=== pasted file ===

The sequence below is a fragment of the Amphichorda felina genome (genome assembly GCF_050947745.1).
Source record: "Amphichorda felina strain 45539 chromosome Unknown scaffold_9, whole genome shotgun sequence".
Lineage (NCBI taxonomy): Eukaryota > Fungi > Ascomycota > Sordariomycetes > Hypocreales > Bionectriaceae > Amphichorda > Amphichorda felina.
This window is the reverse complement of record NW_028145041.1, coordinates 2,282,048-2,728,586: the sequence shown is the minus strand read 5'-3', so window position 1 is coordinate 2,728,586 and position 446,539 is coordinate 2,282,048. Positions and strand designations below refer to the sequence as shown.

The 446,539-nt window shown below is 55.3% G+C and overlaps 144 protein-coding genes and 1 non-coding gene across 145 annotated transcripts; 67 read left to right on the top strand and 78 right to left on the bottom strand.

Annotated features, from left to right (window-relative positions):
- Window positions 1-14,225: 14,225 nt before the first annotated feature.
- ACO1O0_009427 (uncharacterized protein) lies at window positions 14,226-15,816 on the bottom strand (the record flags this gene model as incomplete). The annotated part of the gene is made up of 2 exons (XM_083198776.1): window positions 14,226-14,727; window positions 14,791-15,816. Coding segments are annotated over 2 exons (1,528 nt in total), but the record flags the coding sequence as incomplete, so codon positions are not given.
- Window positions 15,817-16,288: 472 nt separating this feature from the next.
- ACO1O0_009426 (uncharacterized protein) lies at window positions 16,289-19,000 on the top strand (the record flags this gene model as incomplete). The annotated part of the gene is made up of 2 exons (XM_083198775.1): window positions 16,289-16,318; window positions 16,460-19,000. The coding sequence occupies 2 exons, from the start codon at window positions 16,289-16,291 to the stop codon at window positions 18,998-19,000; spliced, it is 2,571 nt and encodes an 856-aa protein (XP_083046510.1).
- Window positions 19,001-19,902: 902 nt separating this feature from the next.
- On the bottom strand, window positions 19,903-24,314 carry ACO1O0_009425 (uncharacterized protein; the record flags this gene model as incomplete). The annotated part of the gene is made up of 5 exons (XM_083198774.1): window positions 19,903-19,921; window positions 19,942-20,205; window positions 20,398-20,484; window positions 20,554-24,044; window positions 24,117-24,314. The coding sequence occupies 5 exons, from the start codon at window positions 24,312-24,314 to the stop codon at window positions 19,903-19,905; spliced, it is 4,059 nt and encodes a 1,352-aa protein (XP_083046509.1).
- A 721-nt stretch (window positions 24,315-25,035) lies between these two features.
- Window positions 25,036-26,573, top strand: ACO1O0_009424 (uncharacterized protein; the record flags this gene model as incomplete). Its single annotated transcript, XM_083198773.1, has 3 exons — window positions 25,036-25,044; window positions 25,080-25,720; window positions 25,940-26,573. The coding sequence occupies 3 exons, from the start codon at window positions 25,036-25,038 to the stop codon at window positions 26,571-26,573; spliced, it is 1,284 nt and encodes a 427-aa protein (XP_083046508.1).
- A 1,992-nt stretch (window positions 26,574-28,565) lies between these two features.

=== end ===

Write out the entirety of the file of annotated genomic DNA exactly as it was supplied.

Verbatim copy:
The sequence below is a fragment of the Amphichorda felina genome (genome assembly GCF_050947745.1).
Source record: "Amphichorda felina strain 45539 chromosome Unknown scaffold_9, whole genome shotgun sequence".
Lineage (NCBI taxonomy): Eukaryota > Fungi > Ascomycota > Sordariomycetes > Hypocreales > Bionectriaceae > Amphichorda > Amphichorda felina.
This window is the reverse complement of record NW_028145041.1, coordinates 2,282,048-2,728,586: the sequence shown is the minus strand read 5'-3', so window position 1 is coordinate 2,728,586 and position 446,539 is coordinate 2,282,048. Positions and strand designations below refer to the sequence as shown.

The 446,539-nt window shown below is 55.3% G+C and overlaps 144 protein-coding genes and 1 non-coding gene across 145 annotated transcripts; 67 read left to right on the top strand and 78 right to left on the bottom strand.

Annotated features, from left to right (window-relative positions):
- Window positions 1-14,225: 14,225 nt before the first annotated feature.
- ACO1O0_009427 (uncharacterized protein) lies at window positions 14,226-15,816 on the bottom strand (the record flags this gene model as incomplete). The annotated part of the gene is made up of 2 exons (XM_083198776.1): window positions 14,226-14,727; window positions 14,791-15,816. Coding segments are annotated over 2 exons (1,528 nt in total), but the record flags the coding sequence as incomplete, so codon positions are not given.
- Window positions 15,817-16,288: 472 nt separating this feature from the next.
- ACO1O0_009426 (uncharacterized protein) lies at window positions 16,289-19,000 on the top strand (the record flags this gene model as incomplete). The annotated part of the gene is made up of 2 exons (XM_083198775.1): window positions 16,289-16,318; window positions 16,460-19,000. The coding sequence occupies 2 exons, from the start codon at window positions 16,289-16,291 to the stop codon at window positions 18,998-19,000; spliced, it is 2,571 nt and encodes an 856-aa protein (XP_083046510.1).
- Window positions 19,001-19,902: 902 nt separating this feature from the next.
- On the bottom strand, window positions 19,903-24,314 carry ACO1O0_009425 (uncharacterized protein; the record flags this gene model as incomplete). The annotated part of the gene is made up of 5 exons (XM_083198774.1): window positions 19,903-19,921; window positions 19,942-20,205; window positions 20,398-20,484; window positions 20,554-24,044; window positions 24,117-24,314. The coding sequence occupies 5 exons, from the start codon at window positions 24,312-24,314 to the stop codon at window positions 19,903-19,905; spliced, it is 4,059 nt and encodes a 1,352-aa protein (XP_083046509.1).
- A 721-nt stretch (window positions 24,315-25,035) lies between these two features.
- Window positions 25,036-26,573, top strand: ACO1O0_009424 (uncharacterized protein; the record flags this gene model as incomplete). Its single annotated transcript, XM_083198773.1, has 3 exons — window positions 25,036-25,044; window positions 25,080-25,720; window positions 25,940-26,573. The coding sequence occupies 3 exons, from the start codon at window positions 25,036-25,038 to the stop codon at window positions 26,571-26,573; spliced, it is 1,284 nt and encodes a 427-aa protein (XP_083046508.1).
- A 1,992-nt stretch (window positions 26,574-28,565) lies between these two features.